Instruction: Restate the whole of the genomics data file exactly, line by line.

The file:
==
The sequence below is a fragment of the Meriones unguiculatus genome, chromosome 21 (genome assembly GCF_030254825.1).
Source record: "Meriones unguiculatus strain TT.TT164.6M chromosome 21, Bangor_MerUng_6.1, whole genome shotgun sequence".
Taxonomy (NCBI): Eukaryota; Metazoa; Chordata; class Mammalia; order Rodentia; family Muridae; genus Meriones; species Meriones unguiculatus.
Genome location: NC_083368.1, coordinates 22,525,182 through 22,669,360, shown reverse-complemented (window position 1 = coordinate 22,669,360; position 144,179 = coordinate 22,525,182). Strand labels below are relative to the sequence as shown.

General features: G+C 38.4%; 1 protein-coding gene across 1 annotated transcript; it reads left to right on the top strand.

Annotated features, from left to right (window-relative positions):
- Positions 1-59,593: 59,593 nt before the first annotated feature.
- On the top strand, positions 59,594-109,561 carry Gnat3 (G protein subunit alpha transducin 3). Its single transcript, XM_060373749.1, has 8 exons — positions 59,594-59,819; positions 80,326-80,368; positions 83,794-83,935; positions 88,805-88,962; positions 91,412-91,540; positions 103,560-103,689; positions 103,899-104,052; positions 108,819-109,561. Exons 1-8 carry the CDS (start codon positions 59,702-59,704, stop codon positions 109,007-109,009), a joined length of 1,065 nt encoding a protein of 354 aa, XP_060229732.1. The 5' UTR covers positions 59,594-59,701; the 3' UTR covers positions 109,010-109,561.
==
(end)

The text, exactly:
The sequence below is a fragment of the Meriones unguiculatus genome, chromosome 21 (genome assembly GCF_030254825.1).
Source record: "Meriones unguiculatus strain TT.TT164.6M chromosome 21, Bangor_MerUng_6.1, whole genome shotgun sequence".
Taxonomy (NCBI): Eukaryota; Metazoa; Chordata; class Mammalia; order Rodentia; family Muridae; genus Meriones; species Meriones unguiculatus.
Genome location: NC_083368.1, coordinates 22,525,182 through 22,669,360, shown reverse-complemented (window position 1 = coordinate 22,669,360; position 144,179 = coordinate 22,525,182). Strand labels below are relative to the sequence as shown.

General features: G+C 38.4%; 1 protein-coding gene across 1 annotated transcript; it reads left to right on the top strand.

Annotated features, from left to right (window-relative positions):
- Positions 1-59,593: 59,593 nt before the first annotated feature.
- On the top strand, positions 59,594-109,561 carry Gnat3 (G protein subunit alpha transducin 3). Its single transcript, XM_060373749.1, has 8 exons — positions 59,594-59,819; positions 80,326-80,368; positions 83,794-83,935; positions 88,805-88,962; positions 91,412-91,540; positions 103,560-103,689; positions 103,899-104,052; positions 108,819-109,561. Exons 1-8 carry the CDS (start codon positions 59,702-59,704, stop codon positions 109,007-109,009), a joined length of 1,065 nt encoding a protein of 354 aa, XP_060229732.1. The 5' UTR covers positions 59,594-59,701; the 3' UTR covers positions 109,010-109,561.